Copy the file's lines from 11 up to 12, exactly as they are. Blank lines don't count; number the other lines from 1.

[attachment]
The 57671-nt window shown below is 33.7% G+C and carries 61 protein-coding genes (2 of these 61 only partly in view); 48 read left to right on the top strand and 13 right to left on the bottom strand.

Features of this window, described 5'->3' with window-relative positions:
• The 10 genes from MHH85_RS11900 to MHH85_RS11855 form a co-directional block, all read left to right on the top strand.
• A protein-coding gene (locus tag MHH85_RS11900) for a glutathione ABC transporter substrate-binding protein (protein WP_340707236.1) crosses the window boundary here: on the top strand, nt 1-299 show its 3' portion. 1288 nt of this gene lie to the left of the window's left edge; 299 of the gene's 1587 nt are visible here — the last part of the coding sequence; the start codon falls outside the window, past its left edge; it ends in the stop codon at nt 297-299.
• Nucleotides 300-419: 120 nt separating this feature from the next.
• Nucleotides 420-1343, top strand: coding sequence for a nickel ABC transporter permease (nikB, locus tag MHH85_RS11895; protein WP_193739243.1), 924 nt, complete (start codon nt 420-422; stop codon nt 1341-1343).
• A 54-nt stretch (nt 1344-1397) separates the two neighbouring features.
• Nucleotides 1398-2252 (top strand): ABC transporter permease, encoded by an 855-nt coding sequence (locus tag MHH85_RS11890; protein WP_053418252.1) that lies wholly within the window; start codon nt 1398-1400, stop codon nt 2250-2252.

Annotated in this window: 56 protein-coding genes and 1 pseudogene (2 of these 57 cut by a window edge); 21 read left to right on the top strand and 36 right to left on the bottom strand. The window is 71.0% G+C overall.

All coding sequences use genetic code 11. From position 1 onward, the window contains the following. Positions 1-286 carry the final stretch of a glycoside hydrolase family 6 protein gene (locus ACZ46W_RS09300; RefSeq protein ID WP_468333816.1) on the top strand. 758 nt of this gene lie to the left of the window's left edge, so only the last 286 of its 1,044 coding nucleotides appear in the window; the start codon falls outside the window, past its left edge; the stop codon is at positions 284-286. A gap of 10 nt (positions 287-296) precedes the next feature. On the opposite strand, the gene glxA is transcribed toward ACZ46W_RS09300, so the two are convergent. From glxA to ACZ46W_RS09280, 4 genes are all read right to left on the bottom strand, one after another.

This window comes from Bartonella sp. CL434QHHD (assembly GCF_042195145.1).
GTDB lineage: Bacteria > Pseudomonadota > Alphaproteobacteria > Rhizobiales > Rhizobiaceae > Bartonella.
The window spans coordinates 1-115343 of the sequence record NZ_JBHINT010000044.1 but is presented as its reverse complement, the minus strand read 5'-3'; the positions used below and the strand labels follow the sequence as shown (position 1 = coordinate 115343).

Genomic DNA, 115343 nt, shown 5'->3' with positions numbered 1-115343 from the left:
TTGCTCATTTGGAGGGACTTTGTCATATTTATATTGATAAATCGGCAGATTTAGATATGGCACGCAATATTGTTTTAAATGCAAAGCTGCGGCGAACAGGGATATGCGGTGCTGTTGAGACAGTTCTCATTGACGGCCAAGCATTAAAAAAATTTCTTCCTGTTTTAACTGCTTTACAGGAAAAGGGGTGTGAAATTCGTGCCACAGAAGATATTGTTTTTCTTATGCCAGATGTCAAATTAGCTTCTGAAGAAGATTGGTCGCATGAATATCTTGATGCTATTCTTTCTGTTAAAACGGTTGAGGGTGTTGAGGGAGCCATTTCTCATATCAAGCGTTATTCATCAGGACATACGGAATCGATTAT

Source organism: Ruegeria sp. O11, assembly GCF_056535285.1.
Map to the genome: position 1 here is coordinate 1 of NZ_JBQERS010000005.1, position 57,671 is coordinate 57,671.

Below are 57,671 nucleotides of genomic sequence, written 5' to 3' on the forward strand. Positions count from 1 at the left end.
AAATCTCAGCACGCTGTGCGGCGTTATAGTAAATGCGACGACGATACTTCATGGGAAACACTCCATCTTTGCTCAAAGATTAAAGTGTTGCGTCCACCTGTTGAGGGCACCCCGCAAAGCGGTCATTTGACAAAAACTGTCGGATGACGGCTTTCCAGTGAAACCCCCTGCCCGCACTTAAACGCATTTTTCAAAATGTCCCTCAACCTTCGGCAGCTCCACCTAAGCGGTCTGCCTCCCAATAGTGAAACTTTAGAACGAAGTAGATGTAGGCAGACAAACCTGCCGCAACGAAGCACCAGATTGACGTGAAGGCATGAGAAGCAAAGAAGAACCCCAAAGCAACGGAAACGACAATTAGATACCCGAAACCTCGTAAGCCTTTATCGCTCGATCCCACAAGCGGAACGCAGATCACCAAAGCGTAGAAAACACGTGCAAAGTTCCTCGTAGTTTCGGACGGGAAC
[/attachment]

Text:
This window comes from Bartonella sp. CL434QHHD (assembly GCF_042195145.1).
GTDB lineage: Bacteria > Pseudomonadota > Alphaproteobacteria > Rhizobiales > Rhizobiaceae > Bartonella.